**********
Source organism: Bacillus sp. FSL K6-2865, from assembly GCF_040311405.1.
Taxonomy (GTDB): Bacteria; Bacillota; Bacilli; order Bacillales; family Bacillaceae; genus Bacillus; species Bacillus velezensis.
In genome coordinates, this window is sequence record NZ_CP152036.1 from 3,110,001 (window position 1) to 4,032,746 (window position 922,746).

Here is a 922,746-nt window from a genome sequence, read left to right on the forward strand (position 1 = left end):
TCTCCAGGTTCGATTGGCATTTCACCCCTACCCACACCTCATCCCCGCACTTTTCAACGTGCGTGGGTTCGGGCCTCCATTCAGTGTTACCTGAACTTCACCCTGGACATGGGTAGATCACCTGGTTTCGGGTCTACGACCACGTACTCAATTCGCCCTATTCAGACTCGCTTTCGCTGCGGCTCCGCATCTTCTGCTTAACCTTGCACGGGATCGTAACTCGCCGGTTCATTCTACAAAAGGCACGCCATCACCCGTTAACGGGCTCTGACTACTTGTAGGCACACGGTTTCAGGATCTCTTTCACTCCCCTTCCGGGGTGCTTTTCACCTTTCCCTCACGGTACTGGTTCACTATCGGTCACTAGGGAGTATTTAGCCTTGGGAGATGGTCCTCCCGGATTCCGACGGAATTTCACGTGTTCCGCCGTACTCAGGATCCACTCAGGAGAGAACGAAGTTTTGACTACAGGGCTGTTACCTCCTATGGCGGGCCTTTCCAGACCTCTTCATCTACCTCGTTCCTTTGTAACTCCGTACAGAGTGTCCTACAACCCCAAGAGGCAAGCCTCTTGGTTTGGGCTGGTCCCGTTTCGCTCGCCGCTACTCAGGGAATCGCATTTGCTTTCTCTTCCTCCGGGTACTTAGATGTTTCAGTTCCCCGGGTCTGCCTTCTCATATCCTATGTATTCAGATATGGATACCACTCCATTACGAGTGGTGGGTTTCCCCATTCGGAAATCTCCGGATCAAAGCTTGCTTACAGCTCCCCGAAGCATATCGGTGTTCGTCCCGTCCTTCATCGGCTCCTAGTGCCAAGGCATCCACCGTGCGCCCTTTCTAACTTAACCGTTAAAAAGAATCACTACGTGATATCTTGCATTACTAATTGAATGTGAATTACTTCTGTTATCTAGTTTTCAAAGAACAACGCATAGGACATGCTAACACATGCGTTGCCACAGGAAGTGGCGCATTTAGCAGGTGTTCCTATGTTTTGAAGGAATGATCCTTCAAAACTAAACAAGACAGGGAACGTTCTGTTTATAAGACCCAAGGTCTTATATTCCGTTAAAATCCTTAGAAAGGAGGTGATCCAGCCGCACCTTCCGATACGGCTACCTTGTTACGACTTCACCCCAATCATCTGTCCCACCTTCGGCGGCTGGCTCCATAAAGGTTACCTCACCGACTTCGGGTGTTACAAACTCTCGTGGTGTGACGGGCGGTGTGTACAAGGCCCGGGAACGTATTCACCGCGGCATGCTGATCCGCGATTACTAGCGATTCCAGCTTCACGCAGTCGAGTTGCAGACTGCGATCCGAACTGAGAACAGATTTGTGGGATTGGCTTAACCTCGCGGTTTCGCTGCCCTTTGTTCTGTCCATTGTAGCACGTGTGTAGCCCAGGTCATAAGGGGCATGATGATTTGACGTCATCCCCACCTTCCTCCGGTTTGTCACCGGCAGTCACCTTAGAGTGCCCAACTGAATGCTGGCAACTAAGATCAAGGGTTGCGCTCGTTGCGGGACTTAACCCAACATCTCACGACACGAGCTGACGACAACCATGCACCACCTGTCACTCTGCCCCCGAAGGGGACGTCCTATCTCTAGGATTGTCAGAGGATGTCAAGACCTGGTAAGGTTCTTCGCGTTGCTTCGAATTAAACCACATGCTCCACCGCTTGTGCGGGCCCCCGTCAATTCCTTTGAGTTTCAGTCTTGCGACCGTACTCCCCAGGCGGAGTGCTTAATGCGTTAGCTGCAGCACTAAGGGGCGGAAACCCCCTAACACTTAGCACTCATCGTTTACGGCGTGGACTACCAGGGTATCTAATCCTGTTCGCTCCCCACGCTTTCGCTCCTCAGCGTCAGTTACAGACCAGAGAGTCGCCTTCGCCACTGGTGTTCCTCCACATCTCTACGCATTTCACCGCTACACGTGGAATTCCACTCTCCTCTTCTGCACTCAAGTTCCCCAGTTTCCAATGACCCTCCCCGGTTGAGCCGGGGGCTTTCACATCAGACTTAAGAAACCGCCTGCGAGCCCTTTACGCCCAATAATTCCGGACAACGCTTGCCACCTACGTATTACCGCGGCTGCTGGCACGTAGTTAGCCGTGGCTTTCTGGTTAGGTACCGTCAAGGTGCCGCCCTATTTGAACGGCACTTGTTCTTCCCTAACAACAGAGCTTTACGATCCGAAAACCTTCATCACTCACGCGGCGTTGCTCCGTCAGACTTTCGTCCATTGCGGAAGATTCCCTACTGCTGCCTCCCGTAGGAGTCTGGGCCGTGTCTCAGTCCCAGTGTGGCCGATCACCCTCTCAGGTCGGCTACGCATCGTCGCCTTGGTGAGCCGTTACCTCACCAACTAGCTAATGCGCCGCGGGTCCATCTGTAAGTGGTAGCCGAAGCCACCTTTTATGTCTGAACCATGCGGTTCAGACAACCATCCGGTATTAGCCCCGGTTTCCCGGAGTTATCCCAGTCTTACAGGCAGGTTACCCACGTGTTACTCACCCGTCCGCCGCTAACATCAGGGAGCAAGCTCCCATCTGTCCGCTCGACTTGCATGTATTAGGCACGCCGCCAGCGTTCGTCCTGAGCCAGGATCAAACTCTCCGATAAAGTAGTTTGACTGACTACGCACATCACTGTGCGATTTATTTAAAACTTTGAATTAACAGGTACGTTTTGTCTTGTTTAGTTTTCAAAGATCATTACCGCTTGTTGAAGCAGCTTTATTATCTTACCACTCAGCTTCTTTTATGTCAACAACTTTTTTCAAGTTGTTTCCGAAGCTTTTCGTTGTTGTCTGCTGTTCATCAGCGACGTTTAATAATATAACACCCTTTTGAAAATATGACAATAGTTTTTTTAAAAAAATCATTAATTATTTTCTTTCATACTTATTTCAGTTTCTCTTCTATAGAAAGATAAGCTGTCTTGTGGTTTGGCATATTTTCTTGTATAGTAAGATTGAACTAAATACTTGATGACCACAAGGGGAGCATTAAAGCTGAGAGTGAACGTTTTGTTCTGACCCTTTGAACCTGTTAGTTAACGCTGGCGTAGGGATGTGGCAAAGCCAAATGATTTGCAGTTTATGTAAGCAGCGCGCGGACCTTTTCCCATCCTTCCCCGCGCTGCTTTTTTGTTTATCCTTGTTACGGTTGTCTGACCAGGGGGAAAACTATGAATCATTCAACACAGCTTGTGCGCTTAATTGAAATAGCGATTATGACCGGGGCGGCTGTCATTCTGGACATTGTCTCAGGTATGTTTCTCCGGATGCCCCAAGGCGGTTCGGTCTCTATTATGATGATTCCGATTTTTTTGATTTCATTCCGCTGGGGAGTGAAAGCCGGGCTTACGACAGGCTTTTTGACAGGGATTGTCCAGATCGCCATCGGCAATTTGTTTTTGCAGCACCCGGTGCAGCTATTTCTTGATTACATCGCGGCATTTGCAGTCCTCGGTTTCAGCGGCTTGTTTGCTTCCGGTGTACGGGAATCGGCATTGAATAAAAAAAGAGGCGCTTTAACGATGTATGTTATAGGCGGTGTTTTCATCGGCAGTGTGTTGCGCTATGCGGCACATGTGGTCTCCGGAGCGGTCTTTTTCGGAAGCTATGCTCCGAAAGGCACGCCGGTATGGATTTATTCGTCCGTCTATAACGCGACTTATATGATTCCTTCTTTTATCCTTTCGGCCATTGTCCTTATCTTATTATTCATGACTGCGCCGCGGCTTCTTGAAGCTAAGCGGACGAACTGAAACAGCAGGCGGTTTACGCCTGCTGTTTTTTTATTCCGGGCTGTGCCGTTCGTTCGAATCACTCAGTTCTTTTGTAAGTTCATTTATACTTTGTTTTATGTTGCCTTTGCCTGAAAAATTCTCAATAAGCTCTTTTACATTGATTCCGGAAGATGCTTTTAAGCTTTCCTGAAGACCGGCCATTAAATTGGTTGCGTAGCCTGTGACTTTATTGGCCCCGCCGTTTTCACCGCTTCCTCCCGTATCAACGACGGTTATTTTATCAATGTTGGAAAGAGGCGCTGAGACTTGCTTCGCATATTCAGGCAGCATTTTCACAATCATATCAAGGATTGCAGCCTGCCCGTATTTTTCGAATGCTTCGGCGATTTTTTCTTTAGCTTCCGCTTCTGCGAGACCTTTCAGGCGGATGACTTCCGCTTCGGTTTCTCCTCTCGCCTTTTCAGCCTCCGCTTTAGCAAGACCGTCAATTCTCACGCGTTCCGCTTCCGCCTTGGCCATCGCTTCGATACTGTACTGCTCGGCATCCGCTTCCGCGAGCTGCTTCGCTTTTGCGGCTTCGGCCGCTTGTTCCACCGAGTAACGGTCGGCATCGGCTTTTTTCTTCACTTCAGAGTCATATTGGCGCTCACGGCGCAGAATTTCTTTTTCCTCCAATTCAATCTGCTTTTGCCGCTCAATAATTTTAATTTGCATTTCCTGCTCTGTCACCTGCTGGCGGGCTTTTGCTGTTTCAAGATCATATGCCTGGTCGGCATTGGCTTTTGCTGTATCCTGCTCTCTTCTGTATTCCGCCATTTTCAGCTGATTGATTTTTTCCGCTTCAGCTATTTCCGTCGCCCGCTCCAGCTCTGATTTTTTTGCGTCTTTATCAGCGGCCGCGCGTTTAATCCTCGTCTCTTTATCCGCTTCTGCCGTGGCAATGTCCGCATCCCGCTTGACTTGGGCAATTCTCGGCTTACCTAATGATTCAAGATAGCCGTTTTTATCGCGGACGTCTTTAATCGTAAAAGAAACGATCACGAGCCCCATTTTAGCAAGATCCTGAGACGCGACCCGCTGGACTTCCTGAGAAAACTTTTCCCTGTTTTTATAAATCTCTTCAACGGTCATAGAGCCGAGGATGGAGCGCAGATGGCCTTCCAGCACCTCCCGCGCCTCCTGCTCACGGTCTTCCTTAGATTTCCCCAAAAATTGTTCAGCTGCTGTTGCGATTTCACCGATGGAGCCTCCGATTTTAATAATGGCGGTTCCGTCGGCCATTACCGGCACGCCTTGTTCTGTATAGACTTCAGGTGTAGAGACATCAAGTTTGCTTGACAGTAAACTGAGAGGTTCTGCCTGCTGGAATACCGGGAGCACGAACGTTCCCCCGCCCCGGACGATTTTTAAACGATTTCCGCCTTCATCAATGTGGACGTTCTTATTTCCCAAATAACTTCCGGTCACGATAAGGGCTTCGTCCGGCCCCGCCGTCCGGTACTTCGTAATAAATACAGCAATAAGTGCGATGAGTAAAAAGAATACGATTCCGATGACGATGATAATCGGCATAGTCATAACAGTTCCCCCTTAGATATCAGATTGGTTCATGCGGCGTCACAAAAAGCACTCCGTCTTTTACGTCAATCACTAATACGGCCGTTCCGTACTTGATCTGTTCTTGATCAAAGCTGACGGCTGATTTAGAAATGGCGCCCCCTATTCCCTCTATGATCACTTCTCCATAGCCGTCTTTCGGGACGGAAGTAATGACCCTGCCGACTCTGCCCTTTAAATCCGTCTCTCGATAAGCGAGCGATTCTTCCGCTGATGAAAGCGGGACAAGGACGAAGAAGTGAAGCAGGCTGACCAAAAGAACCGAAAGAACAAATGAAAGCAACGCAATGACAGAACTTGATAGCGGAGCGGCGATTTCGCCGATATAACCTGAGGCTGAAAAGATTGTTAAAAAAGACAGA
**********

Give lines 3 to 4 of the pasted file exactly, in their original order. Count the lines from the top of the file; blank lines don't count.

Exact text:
In genome coordinates, this window is sequence record NZ_CP152036.1 from 3,110,001 (window position 1) to 4,032,746 (window position 922,746).

Here is a 922,746-nt window from a genome sequence, read left to right on the forward strand (position 1 = left end):